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Punch, or the London Charivari, Volume 103, November 19, 1892   By:

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VOL. 103.

November 19, 1892.



BULGER was no cricketer, no tennis player, no sportsman, in fact. But his Doctor recommended exercise and fresh air. "And I'm thinking, Sir," he added, "that you cannot do better than just take yourself down to St. Andrews, and put yourself under TOM MORRIS." "Is he a great Scotch physician?" asked BULGER; "I don't seem to have heard of him." "The Head of the Faculty, Sir," said the medical man "the Head of the Faculty in those parts."

BULGER packed his effects, and, in process of time, he arrived at Leuchars. Here he observed some venerable towers within a short walk, and fancied that he would presently arrive at St. Andrews. In this he was reckoning without the railway system he was compelled to wait at Leuchars for no inconsiderable time, which he occupied in extracting statistics about the consumption of whiskey from the young lady who ministered to travellers. The revelations now communicated, convinced BULGER that either Dr. MORRIS was not on the lines of Sir ANDREW CLARK, or, as an alternative, that his counsels were not listened to by travellers on that line.


Arriving in the dusk, BULGER went to his inn, and next morning inquired as to the address of the Head of the Faculty. "I dinna ken," said an elderly person, to whom he appealed, "that the Professors had made TOM a Doctor, though it's a sair and sad oversicht, and a disgrace to the country, that they hae'na done sae lang syne. But I jalouse that your Doctor was jist making a gowk o' ye." "What!" said BULGER. "Jist playin' a plisky on ye, and he meant that TOM wad pit ye in the way o' becoming a player. Mon, ye're a bull neckit, bow leggit chiel', and ye'd shape fine for a Gowfer! Here's TOM." And, with this brief introduction, the old man strolled away.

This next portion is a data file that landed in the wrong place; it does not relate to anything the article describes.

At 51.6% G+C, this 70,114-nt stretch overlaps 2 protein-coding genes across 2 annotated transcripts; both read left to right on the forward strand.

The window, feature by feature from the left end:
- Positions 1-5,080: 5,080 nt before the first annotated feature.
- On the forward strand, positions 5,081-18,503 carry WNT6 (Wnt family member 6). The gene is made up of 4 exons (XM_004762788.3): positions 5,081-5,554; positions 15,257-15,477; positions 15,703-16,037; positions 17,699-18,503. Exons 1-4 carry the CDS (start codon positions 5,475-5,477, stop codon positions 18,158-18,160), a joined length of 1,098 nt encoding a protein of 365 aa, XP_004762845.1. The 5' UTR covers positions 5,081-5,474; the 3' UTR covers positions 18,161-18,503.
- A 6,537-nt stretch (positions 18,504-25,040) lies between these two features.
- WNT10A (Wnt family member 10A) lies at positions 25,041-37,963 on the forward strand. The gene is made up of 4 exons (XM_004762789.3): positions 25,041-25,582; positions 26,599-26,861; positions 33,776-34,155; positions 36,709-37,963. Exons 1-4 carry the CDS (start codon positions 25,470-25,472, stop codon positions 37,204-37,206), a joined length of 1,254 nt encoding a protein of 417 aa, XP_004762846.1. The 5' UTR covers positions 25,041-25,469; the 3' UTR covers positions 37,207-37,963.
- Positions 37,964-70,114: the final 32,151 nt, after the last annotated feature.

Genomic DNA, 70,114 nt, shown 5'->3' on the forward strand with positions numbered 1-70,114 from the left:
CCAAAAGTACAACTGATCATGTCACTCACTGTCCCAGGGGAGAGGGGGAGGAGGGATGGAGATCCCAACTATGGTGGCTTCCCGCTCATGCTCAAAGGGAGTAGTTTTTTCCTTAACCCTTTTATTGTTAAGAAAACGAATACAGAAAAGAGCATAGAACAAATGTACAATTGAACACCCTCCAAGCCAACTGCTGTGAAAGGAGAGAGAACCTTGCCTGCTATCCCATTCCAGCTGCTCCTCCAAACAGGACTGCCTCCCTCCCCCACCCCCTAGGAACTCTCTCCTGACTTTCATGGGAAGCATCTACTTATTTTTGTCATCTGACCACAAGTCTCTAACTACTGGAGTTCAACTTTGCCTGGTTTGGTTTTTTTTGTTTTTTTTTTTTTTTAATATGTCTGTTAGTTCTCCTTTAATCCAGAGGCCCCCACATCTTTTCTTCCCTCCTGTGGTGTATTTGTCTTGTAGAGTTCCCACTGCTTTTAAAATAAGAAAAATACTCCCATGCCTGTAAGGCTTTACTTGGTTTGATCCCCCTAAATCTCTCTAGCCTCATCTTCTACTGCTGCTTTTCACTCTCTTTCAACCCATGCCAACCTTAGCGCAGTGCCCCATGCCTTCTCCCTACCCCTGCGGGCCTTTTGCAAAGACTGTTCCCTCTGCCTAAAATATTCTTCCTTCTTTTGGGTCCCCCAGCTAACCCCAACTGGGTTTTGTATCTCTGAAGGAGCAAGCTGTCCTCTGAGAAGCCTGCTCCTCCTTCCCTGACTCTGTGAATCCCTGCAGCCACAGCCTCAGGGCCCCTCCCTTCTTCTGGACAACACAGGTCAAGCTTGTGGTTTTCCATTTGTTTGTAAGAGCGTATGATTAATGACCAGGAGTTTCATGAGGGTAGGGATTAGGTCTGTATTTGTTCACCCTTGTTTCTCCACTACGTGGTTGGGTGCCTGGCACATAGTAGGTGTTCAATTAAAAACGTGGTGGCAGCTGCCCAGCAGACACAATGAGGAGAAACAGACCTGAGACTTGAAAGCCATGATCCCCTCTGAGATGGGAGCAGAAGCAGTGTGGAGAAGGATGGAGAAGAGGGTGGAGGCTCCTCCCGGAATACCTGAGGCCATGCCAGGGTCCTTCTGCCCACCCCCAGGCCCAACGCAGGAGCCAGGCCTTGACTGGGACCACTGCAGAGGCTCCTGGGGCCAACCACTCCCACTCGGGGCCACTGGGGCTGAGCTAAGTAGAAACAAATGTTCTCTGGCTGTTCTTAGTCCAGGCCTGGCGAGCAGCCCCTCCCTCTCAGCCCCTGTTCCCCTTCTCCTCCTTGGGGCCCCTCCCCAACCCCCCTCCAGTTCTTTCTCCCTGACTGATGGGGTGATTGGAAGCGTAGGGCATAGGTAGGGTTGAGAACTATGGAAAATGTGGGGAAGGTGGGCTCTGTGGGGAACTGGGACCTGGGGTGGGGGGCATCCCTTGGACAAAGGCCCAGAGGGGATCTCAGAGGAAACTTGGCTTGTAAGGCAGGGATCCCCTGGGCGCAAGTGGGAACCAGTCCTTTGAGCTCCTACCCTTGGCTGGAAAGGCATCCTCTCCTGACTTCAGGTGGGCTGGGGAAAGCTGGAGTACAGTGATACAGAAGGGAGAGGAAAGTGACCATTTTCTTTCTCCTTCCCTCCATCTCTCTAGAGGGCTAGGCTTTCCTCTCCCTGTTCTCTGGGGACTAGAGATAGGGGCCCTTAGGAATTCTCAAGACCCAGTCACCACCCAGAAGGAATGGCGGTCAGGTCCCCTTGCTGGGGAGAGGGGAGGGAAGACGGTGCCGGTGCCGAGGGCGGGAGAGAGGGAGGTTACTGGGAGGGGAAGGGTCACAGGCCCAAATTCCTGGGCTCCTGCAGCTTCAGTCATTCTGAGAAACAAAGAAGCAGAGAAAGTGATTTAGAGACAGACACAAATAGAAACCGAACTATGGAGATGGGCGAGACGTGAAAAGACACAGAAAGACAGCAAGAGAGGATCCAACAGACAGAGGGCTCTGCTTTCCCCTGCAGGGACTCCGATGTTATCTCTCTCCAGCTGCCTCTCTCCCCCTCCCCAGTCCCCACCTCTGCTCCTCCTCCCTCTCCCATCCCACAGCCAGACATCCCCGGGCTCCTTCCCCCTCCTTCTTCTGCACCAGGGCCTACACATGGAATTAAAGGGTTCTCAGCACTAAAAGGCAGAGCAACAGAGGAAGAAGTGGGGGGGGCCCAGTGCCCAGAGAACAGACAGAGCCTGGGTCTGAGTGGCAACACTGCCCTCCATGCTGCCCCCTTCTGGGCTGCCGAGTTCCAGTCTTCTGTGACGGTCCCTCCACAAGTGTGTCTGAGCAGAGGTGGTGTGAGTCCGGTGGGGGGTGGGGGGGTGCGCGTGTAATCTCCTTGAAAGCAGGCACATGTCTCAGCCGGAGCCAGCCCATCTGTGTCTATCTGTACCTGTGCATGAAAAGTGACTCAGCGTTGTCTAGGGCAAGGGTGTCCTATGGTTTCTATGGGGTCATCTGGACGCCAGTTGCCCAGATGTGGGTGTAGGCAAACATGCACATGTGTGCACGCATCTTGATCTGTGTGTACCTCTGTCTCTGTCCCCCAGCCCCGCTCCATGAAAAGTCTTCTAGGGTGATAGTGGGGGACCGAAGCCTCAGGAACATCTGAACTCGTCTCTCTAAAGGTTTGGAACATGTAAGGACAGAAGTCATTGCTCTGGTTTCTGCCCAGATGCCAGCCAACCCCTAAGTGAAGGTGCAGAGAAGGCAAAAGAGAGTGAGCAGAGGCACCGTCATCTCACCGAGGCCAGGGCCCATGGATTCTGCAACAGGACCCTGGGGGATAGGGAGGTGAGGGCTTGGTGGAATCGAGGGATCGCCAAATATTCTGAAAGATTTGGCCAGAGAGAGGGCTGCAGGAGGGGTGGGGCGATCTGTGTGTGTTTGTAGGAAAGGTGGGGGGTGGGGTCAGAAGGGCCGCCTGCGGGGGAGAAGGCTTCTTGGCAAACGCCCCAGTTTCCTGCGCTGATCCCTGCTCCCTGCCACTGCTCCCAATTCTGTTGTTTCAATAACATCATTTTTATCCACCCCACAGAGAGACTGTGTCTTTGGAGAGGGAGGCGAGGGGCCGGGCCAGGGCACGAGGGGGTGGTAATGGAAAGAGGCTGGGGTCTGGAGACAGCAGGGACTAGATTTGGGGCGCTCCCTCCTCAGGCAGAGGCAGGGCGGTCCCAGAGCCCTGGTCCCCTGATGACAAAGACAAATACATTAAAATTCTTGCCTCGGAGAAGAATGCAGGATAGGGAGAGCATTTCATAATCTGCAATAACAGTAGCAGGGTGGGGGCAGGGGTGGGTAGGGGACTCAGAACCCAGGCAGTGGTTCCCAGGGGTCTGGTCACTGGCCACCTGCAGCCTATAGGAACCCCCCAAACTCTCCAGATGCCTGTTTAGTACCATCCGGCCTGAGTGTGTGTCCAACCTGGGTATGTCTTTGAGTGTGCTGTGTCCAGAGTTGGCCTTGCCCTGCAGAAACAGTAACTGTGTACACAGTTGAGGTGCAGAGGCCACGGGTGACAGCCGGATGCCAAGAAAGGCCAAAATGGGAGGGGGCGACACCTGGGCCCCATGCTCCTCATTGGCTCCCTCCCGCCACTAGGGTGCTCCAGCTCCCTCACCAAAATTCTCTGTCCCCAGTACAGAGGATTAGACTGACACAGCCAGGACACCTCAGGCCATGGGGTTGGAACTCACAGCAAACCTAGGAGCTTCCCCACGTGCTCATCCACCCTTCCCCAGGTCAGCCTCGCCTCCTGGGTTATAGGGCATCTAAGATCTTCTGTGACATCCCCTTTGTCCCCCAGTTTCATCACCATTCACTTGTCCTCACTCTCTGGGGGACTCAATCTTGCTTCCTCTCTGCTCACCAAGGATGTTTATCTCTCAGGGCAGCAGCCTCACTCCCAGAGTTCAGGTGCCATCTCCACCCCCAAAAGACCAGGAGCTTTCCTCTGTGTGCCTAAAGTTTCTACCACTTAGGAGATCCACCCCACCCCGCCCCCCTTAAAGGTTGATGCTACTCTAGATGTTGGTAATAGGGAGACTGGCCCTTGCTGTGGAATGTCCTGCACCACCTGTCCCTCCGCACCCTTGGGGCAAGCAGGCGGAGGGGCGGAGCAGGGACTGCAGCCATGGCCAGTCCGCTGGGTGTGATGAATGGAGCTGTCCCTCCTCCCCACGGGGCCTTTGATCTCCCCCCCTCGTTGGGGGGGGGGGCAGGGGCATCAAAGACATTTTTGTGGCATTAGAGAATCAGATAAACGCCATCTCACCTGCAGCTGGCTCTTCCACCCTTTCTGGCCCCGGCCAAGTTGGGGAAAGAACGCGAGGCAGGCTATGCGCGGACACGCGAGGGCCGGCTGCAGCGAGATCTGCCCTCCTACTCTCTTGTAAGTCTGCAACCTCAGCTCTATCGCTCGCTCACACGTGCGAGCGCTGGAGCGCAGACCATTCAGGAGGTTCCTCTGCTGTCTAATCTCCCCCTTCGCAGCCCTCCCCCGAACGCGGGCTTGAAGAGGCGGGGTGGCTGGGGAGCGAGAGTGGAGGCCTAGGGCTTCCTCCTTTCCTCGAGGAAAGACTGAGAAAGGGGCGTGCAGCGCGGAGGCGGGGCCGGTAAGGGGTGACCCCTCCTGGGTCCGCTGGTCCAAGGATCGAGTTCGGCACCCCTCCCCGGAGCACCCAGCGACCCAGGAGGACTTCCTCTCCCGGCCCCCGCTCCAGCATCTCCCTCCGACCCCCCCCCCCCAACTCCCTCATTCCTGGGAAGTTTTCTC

BULGER now found himself in the presence of Mr. MORRIS, whose courtesy soon put him on a footing of friendliness and confidence. He purchased, by his Mentor's advice, a driver, a cleek, a putter, a brassey, an iron, a niblick, and a mashy. Armed with these implements, which were "carried by an orphan boy," and, under the guidance of the Head of the Faculty himself, BULGER set forth on his first round. His first two strokes were dealt on the yielding air; his third carried no inconsiderable parcel of real property to some distance; but his fourth hit the ball, and drove it across the road. "As gude as a better," quoth the orphan boy, and bade BULGER propel the tiny sphere in the direction of a neighbouring rivulet. Into this affluent of the main, BULGER finally hit the ball; but an adroit lad of nine stamped it into the mud, while pretending to look for it, and BULGER had to put down another. When he got within putting range, he hit his ball careering back and forward over the hole, and, "Eh, man," quoth the orphan boy, "if ye could only drive as you put!"

In some fifteen strokes he accomplished his task of holing out; and now, weary and desponding (for he had fancied Golf to be an easy game), he would have desisted for the day. But the Head of the Faculty pressed on him the necessity of "The daily round, the common task." So his ball was tee'd, and he lammed it into the Scholar's Bunker, at a distance of nearly thirty yards. A niblick was now placed in his grasp, and he was exhorted to "Take plenty sand." Presently a kind of simoom was observed to rage in the Scholars' Bunker, out of which emerged the head of the niblick, the ball, and, finally, BULGER himself. His next hit, however, was a fine one, over the wall, where, as the ball was lost, BULGER deposited a new one. This he, somehow, drove within a few feet of the hole, when he at once conceived an intense enthusiasm for the pastime. "It was a fine drive," said the Head of the Faculty. "Mr. BLACKWELL never hit a finer." Thus inflamed with ardour, BULGER persevered. He learned to waggle his club in a knowing way. He listened intently when he was bidden to "keep his eye on the ba'", and to be "slow up... Continue reading book >>

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